UK Government advances SSE Thermal’s green hydrogen project16 Aug 2023
SSE Thermal’s Aldbrough Hydrogen Pathfinder project has been selected by UK Government to progress to negotiations as part of its Net Zero Hydrogen Fund.
The green hydrogen project, located in the Humber, aims to demonstrate the interactions between hydrogen production, storage and power generation. Pathfinder could be operational by the middle of the decade and serve an important part in proving the role flexible hydrogen power can play in the UK’s net zero journey.
Having undertaken due diligence over recent months, the UK Government has confirmed it will enter into negotiations with SSE Thermal to provide support for Pathfinder, signifying the next step towards deployment of the .
The Net Zero Hydrogen Fund aims to back the development and deployment of new low-carbon hydrogen production to de-risk investment and reduce lifetime costs.
Aldbrough Hydrogen Pathfinder would utilise green power sourced from grid through Renewable PPAs when supply is plentiful, in compliance with the Low Carbon Hydrogen Standard. Hydrogen would then be produced via a 35MW electrolyser and stored in a converted salt cavern before being used in a 100% hydrogen-fired open-cycle gas turbine, exporting flexible green power back to grid at times of system need.
SSE Thermal aims to produce hydrogen and start filling the cavern by 2025, subject to planning consents and reaching a final investment decision later this year. The project is based at SSE Thermal and Equinor’s existing Aldbrough Gas Storage site on the East Yorkshire Coast.
Underlining the maturity of the project, Siemens Energy and Black & Veatch are already delivering the Front End Engineering and Design programme.
Catherine Raw, Managing Director of SSE Thermal, said:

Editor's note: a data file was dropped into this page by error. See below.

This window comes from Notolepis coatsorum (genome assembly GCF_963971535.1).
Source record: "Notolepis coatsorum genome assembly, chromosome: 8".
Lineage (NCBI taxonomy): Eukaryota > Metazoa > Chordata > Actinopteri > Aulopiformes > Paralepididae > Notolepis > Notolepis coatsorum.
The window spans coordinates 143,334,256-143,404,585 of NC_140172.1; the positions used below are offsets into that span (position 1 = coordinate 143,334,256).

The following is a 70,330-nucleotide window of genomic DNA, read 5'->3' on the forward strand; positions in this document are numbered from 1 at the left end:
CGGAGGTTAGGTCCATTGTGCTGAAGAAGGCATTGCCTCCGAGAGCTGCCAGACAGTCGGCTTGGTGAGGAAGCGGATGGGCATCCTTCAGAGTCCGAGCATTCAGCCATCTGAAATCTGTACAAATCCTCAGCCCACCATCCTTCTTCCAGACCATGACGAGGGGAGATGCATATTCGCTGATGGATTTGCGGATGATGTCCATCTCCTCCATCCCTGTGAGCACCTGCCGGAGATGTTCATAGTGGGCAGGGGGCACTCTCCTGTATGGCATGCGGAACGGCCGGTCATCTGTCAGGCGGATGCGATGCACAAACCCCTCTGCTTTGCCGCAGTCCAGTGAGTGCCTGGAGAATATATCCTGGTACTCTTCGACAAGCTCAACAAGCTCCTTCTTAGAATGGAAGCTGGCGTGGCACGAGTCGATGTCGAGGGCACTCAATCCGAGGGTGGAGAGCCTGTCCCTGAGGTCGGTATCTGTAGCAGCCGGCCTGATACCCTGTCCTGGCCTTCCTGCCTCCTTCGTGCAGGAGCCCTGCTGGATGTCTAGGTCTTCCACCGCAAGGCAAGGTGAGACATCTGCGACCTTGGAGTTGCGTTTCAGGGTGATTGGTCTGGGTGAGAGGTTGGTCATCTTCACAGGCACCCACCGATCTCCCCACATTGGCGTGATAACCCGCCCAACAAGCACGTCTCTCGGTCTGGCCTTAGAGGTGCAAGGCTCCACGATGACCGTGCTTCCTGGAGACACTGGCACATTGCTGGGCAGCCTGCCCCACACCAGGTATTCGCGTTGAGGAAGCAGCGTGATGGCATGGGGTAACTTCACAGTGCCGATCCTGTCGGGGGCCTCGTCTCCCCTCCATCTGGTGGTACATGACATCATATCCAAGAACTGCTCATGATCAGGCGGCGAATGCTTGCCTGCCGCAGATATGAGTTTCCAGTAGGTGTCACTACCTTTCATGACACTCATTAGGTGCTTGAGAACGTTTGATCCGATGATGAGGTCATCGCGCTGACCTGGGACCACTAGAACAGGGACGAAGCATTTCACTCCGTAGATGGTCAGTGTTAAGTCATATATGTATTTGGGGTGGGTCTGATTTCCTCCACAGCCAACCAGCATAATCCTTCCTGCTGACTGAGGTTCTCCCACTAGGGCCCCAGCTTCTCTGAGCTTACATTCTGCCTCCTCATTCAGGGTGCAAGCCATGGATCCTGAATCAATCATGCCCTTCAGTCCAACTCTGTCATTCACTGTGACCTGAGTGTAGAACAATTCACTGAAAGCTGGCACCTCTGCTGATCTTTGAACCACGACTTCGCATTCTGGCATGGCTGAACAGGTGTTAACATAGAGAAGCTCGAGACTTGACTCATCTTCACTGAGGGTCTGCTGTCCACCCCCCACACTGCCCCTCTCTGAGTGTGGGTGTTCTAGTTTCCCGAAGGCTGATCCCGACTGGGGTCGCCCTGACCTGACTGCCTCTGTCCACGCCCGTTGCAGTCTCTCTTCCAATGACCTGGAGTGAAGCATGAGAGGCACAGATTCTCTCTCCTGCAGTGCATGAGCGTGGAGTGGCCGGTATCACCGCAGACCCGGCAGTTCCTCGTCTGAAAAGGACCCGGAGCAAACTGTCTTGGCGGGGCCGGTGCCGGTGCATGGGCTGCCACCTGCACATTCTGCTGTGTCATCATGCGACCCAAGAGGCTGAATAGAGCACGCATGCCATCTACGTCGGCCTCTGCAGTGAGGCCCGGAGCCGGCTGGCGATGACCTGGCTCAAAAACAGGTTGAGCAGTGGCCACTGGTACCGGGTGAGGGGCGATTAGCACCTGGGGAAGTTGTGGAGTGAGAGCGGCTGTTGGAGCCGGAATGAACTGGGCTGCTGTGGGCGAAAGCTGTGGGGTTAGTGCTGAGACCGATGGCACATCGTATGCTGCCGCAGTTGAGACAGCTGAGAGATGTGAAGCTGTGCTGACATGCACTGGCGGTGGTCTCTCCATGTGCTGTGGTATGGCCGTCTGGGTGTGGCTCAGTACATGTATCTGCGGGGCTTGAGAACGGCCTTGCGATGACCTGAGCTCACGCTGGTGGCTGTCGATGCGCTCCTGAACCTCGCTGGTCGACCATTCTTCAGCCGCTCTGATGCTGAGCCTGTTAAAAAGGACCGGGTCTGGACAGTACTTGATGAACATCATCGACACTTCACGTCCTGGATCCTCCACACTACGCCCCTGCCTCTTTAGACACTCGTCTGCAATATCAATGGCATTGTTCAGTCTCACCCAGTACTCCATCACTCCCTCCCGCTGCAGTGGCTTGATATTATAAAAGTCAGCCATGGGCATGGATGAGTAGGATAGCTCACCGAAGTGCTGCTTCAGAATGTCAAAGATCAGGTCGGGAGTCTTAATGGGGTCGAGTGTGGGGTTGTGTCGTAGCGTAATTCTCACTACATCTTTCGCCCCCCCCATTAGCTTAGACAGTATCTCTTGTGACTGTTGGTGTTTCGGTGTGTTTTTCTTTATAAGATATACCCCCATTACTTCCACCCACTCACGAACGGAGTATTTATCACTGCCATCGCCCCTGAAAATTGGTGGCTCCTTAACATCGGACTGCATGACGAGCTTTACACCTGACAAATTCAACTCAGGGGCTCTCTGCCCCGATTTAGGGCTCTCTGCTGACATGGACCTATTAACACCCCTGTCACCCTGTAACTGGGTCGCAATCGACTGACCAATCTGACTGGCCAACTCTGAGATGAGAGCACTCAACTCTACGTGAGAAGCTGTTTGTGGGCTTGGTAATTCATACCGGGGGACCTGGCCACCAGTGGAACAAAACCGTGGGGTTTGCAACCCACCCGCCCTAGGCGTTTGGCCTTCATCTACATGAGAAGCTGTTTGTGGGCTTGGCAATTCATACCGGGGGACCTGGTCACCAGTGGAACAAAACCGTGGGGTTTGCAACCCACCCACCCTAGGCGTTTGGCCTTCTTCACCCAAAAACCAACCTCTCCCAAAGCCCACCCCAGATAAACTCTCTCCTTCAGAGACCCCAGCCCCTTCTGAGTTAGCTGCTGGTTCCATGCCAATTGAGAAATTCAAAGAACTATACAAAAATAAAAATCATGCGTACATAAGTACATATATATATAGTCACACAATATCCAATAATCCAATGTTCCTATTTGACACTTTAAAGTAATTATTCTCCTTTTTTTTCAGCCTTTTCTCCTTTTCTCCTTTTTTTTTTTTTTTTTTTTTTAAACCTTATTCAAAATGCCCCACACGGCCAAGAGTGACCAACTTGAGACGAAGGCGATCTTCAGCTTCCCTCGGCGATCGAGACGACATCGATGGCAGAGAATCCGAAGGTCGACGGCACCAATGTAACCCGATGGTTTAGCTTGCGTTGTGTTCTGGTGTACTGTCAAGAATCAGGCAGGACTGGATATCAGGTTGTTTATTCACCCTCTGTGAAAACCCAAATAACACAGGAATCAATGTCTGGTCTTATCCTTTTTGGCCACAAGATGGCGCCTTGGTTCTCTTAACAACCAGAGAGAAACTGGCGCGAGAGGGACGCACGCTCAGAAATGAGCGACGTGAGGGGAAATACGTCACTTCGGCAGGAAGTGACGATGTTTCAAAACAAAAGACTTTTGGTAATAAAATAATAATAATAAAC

“Low-carbon hydrogen can be an essential element in getting the UK to net zero, as well as significantly boosting our energy security by maximising our ability to harness homegrown renewables. But to deliver on its potential, we need to move quickly to prove the role it can play and our Pathfinder project aims to do just that. In combining hydrogen production, storage and power generation, we can show how these individual aspects of the value chain interact and use the learnings to build a thriving hydrogen economy.”
In 2021, SSE Thermal and Equinor announced plans for one of the world's largest hydrogen storage facilities at Aldbrough. The planned Aldbrough Hydrogen Storage facility would have an initial expected capacity of at least 320 Gigawatt hours (GWh) supporting the growth of hydrogen in the Humber.
In addition, SSE Thermal and Equinor are developing Keadby Hydrogen Power Station, which could be the world’s first major 100% hydrogen-fired power station, with The two companies are also exploring hydrogen blending opportunities at the jointly owned Saltend Power Station, while SSE Thermal is doing so at its Keadby 2 Power Station.